You may notice groups of young Blue Jays (Cyanocitta cristata) hanging around in the bushes on the north side of the park, giving each other a hard time, jumping from limb to limb, darting through the trees, and generally acting like teenagers. I’ve just learned young blue jays don’t breed their first year but form groups and practice courtship behavior. Here’s an adult blue jay who seems to be looking a bit askance at all their silliness.
The strange and wonderful buds of the Shagbark Hickory (Carya ovata) are pushing their way through the branches. Keep an eye out for them on a tree whose distinctive bark makes it a special feature of Bear Creek.
The May Apples (Podophyllum peltatum ) have unfurled their umbrellas and can be found in groups underneath tall trees in wooded areas all over the park.
Jack-in-the-Pulpit (Arisaema triphyllum) sits proudly inside his green lectern all over the woods. Being a native plant, these little preachers should thrive after this spring’s prescribed burn.
A tiny, early butterfly is fluttering through the grass right now. Spring Azures (Celastrina ladon) are easy to spot with their lavender blue wings and whimsical black and white striped antennae. When feeding, they fold their wings upward so that the drab gray undersides will make them more inconspicuous to predators.
A native beauty, the Large-Flowered Trillium (Trillium grandiflorum), has pushed its trio of leaf-like bracts through the soil and have unfolded their showy white petals. Look for them to the west side of the boardwalk on the eastern side of the center pond and to the west side of the Eagle Scout bridge as you enter the western woods. They usually bloom in Bear Creek a bit later than elsewhere.
Watch this coming week for the lavender carpet of Wild Geraniums (Geranium maculatum). Ben tells me that with this warm spell, they should start blooming quickly. Here’s how they looked last year in the second week of May but there may be more this year after the prescribed burn.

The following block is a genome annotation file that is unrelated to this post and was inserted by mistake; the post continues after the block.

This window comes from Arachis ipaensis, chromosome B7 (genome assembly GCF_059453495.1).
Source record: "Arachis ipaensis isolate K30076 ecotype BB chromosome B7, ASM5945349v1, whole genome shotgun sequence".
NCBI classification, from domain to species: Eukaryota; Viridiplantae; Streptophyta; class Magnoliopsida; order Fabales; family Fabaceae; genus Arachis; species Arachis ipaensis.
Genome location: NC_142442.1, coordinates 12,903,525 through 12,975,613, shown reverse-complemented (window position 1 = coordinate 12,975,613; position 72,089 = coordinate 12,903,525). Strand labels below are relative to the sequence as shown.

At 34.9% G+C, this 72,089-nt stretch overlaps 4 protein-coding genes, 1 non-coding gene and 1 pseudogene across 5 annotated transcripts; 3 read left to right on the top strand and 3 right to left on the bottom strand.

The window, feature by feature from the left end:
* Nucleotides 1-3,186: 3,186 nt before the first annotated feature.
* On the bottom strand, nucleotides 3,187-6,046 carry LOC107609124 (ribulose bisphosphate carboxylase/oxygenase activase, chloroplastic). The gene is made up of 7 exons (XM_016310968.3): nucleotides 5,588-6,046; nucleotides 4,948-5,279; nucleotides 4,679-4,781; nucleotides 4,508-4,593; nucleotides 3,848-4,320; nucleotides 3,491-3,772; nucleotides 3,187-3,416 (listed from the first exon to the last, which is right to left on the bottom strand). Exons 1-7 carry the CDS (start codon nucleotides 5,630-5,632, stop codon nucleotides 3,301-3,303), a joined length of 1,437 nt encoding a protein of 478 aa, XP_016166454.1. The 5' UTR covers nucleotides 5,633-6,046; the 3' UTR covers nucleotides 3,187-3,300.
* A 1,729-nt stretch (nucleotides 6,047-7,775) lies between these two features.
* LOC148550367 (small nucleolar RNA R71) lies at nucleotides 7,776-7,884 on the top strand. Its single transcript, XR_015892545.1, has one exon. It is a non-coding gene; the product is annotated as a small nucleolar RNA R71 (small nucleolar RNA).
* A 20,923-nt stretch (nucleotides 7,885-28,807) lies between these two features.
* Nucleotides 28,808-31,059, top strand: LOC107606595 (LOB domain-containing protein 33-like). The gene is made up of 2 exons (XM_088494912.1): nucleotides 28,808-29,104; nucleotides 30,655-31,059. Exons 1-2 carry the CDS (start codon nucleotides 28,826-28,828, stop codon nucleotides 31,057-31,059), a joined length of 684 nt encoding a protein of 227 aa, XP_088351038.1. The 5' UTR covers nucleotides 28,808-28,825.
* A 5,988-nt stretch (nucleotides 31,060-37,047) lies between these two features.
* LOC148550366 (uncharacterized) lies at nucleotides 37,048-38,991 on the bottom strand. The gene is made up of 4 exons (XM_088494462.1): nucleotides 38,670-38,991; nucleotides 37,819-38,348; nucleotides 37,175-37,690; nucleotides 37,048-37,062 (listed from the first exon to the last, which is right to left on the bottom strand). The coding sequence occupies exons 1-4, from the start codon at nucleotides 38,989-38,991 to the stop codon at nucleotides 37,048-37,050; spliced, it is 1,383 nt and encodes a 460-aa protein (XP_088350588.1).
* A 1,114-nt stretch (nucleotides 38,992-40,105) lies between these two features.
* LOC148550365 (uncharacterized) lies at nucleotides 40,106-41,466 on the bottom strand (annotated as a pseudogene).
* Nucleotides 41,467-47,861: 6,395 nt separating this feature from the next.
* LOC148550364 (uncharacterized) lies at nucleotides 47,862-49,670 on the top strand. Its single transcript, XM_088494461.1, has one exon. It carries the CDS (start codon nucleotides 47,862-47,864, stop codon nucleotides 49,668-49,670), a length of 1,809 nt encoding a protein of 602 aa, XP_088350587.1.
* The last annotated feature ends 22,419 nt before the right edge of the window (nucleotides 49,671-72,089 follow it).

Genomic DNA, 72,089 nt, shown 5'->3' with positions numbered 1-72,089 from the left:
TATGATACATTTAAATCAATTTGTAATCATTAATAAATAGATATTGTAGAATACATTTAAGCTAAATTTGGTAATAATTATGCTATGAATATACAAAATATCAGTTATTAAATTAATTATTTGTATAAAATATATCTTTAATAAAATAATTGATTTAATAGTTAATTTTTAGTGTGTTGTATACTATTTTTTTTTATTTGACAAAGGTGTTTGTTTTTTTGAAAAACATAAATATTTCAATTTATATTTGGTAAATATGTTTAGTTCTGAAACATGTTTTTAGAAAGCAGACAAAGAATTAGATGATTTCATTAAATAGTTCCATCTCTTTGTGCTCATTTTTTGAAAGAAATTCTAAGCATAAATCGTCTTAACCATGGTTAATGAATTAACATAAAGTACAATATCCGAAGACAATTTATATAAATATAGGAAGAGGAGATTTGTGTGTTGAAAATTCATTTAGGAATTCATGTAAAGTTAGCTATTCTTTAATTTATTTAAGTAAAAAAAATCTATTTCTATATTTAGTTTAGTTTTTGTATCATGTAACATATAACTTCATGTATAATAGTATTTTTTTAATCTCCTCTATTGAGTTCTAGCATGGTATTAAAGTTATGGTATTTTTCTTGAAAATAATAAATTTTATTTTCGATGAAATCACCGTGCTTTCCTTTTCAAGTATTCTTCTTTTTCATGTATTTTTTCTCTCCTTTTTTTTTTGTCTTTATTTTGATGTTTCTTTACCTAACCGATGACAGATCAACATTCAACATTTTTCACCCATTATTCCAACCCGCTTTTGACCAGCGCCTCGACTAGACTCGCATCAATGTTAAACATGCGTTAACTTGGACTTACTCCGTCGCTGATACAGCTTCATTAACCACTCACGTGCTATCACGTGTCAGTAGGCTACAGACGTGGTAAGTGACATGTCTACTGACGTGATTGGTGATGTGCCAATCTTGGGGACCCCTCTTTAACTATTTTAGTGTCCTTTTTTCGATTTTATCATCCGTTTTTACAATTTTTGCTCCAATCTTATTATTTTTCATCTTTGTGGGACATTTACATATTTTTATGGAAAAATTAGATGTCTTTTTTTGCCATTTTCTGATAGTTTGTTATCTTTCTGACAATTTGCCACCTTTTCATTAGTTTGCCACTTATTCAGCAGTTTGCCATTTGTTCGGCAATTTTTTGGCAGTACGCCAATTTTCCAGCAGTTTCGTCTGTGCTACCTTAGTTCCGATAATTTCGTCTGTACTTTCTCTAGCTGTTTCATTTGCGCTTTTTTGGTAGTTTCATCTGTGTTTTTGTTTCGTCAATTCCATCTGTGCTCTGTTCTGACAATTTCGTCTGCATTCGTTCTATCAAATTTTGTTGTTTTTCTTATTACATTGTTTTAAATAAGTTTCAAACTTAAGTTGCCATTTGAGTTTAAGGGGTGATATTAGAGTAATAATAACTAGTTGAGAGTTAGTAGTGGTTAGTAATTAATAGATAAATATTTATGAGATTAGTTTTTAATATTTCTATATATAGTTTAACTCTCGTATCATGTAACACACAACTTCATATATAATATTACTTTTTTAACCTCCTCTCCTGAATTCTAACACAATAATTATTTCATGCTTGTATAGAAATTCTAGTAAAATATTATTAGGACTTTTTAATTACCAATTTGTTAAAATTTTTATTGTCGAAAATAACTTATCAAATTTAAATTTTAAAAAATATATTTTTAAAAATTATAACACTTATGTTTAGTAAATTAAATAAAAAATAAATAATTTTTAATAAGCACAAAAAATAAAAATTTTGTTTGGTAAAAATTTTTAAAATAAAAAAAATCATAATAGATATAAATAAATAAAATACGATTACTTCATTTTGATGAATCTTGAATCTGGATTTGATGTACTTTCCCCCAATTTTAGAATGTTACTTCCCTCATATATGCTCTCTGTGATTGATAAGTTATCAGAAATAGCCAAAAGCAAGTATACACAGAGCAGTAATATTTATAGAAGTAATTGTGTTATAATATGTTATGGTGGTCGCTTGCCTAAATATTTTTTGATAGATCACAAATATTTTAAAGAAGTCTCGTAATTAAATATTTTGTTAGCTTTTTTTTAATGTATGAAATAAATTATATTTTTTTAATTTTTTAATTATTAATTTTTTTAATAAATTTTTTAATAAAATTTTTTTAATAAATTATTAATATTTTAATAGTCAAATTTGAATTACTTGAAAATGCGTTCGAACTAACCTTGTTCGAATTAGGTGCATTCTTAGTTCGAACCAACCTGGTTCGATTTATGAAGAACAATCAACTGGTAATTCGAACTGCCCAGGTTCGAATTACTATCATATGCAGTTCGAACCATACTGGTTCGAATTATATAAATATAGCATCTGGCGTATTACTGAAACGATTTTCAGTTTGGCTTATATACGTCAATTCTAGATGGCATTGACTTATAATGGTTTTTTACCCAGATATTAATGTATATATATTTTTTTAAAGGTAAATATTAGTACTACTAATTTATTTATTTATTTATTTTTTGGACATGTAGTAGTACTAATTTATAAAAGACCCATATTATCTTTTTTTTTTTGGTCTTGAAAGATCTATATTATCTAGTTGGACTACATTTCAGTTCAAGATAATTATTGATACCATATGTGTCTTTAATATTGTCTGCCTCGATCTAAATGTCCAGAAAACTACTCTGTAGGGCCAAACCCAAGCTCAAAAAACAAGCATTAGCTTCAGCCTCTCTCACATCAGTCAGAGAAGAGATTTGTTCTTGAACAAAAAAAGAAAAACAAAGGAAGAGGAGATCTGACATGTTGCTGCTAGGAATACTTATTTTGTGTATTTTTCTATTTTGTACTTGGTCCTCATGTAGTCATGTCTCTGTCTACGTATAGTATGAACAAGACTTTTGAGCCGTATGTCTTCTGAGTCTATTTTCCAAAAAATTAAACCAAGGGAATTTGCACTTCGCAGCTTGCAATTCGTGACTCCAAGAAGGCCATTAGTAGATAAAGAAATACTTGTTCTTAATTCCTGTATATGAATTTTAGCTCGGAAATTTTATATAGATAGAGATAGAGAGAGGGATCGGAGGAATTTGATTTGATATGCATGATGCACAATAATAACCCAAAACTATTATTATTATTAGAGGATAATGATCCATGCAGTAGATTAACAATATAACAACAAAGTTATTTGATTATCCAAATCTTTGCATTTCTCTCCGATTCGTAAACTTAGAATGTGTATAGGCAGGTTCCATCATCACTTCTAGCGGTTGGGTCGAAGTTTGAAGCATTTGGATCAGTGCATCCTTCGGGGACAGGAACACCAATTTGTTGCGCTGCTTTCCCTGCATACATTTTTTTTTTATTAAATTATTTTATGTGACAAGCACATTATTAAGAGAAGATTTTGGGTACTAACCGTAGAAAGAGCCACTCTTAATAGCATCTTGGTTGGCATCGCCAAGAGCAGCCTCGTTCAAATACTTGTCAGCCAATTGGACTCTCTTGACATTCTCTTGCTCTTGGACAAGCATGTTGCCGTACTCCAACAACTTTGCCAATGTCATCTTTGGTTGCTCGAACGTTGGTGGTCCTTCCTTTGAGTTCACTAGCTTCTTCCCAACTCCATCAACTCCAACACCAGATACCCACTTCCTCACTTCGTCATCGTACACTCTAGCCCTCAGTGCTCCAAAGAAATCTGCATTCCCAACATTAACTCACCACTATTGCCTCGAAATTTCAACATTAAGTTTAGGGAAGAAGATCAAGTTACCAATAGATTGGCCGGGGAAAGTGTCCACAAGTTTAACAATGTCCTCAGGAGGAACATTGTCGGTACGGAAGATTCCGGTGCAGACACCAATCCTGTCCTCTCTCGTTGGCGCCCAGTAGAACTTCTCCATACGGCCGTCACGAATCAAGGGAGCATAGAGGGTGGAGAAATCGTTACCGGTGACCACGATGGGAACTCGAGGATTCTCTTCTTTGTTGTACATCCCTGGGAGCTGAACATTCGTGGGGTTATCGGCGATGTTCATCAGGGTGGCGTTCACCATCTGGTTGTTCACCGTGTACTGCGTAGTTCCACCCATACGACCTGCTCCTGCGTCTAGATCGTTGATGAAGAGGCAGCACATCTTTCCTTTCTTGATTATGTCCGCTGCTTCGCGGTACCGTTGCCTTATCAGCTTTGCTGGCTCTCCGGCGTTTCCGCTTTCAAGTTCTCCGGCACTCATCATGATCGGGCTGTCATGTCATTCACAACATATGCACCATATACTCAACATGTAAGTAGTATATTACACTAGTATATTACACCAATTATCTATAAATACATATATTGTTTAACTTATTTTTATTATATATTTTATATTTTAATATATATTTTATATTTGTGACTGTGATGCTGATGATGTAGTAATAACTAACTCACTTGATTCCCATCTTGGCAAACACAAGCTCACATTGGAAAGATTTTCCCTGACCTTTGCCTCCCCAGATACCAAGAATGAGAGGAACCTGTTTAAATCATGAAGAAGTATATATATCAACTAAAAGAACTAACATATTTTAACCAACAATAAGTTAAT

So I may be housebound, but we still can share the beauty of Bear Creek Park. I value your input, so please, fellow nature lovers, lend me your ears – and your eyes!
The spring ephemeral wildflowers won’t last long with the heat! Come out the Lost Lake Nature Park tomorrow morning from 9 am – 12 pm to help remove glossy buckthorn seedlings and garlic mustard to make sure our native plants have space to grow. Check out detailed information below. The workday will be cancelled if we have heavy rain or lightning. Here are a few teaser pictures… don’t miss it!
Where: We’ll meet in the parking lot near the sled hill. Look for the Parks pickup truck.
When: Saturday, May 9, 2015, 9 am to 12 pm. In the event of inclement weather, the event will be cancelled.
Who: Anyone! This event is free, with no experience necessary. We’ll train you to do the work.
Why: Help keep the park beautiful! We will be pulling glossy buckthorn and garlic mustard. We will be competing in the Garlic Mustard Challenge (https://garlicmustardchallenge.wordpress.com/), so help us get a big haul! Come out on Saturday to enjoy beautiful areas and hang out with great people! The weather looks great too!
What: Bring water and gloves, and wear closed-toed shoes and long pants. We’ll have extra gloves if you can’t bring your own.
You will need to sign a release form before we begin working. Families are encouraged to attend! All minors will need permission from a parent or guardian to participate, and minors under 14 will need to have a parent or guardian present. We will have lots of fun, so plan to come and share this opportunity with others! The schedule of upcoming workdays can be found at the Volunteer Calendar.